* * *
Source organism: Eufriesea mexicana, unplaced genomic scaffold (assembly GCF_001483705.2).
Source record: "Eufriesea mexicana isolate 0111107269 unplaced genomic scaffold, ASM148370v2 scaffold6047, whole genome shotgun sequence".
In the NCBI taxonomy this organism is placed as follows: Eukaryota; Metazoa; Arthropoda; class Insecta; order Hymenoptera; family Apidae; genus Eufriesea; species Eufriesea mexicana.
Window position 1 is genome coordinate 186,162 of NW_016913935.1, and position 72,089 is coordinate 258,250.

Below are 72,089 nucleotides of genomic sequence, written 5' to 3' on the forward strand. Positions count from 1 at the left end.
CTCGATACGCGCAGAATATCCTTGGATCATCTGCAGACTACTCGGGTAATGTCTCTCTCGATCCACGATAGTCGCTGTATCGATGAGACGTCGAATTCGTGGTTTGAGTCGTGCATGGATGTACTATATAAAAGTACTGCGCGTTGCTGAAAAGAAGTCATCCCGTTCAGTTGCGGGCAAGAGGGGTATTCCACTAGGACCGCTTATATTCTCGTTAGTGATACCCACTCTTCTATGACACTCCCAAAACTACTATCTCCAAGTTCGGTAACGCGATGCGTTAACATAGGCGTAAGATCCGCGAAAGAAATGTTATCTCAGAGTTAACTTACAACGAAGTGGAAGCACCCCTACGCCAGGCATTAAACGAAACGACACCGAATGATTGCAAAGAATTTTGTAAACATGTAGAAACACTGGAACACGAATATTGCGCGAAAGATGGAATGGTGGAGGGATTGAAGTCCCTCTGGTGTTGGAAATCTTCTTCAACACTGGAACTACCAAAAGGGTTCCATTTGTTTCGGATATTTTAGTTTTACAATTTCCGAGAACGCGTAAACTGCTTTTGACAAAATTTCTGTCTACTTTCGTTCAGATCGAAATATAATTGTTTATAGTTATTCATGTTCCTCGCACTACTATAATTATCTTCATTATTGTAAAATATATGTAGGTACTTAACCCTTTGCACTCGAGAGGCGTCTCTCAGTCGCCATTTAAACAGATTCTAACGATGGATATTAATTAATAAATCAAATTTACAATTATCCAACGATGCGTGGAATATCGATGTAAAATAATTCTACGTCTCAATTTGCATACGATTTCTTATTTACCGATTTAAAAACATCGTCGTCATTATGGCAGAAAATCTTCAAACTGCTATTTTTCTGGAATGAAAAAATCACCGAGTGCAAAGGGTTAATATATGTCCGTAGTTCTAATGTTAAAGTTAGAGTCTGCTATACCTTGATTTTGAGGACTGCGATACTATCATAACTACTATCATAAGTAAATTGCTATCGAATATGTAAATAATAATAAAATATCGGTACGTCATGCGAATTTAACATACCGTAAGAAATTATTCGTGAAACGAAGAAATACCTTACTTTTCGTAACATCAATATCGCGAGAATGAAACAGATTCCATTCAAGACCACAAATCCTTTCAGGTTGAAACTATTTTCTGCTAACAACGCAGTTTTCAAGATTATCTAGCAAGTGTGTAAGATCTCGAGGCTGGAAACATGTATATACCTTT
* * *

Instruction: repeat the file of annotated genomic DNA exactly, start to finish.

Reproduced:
Source organism: Eufriesea mexicana, unplaced genomic scaffold (assembly GCF_001483705.2).
Source record: "Eufriesea mexicana isolate 0111107269 unplaced genomic scaffold, ASM148370v2 scaffold6047, whole genome shotgun sequence".
In the NCBI taxonomy this organism is placed as follows: Eukaryota; Metazoa; Arthropoda; class Insecta; order Hymenoptera; family Apidae; genus Eufriesea; species Eufriesea mexicana.
Window position 1 is genome coordinate 186,162 of NW_016913935.1, and position 72,089 is coordinate 258,250.

Below are 72,089 nucleotides of genomic sequence, written 5' to 3' on the forward strand. Positions count from 1 at the left end.
CTCGATACGCGCAGAATATCCTTGGATCATCTGCAGACTACTCGGGTAATGTCTCTCTCGATCCACGATAGTCGCTGTATCGATGAGACGTCGAATTCGTGGTTTGAGTCGTGCATGGATGTACTATATAAAAGTACTGCGCGTTGCTGAAAAGAAGTCATCCCGTTCAGTTGCGGGCAAGAGGGGTATTCCACTAGGACCGCTTATATTCTCGTTAGTGATACCCACTCTTCTATGACACTCCCAAAACTACTATCTCCAAGTTCGGTAACGCGATGCGTTAACATAGGCGTAAGATCCGCGAAAGAAATGTTATCTCAGAGTTAACTTACAACGAAGTGGAAGCACCCCTACGCCAGGCATTAAACGAAACGACACCGAATGATTGCAAAGAATTTTGTAAACATGTAGAAACACTGGAACACGAATATTGCGCGAAAGATGGAATGGTGGAGGGATTGAAGTCCCTCTGGTGTTGGAAATCTTCTTCAACACTGGAACTACCAAAAGGGTTCCATTTGTTTCGGATATTTTAGTTTTACAATTTCCGAGAACGCGTAAACTGCTTTTGACAAAATTTCTGTCTACTTTCGTTCAGATCGAAATATAATTGTTTATAGTTATTCATGTTCCTCGCACTACTATAATTATCTTCATTATTGTAAAATATATGTAGGTACTTAACCCTTTGCACTCGAGAGGCGTCTCTCAGTCGCCATTTAAACAGATTCTAACGATGGATATTAATTAATAAATCAAATTTACAATTATCCAACGATGCGTGGAATATCGATGTAAAATAATTCTACGTCTCAATTTGCATACGATTTCTTATTTACCGATTTAAAAACATCGTCGTCATTATGGCAGAAAATCTTCAAACTGCTATTTTTCTGGAATGAAAAAATCACCGAGTGCAAAGGGTTAATATATGTCCGTAGTTCTAATGTTAAAGTTAGAGTCTGCTATACCTTGATTTTGAGGACTGCGATACTATCATAACTACTATCATAAGTAAATTGCTATCGAATATGTAAATAATAATAAAATATCGGTACGTCATGCGAATTTAACATACCGTAAGAAATTATTCGTGAAACGAAGAAATACCTTACTTTTCGTAACATCAATATCGCGAGAATGAAACAGATTCCATTCAAGACCACAAATCCTTTCAGGTTGAAACTATTTTCTGCTAACAACGCAGTTTTCAAGATTATCTAGCAAGTGTGTAAGATCTCGAGGCTGGAAACATGTATATACCTTT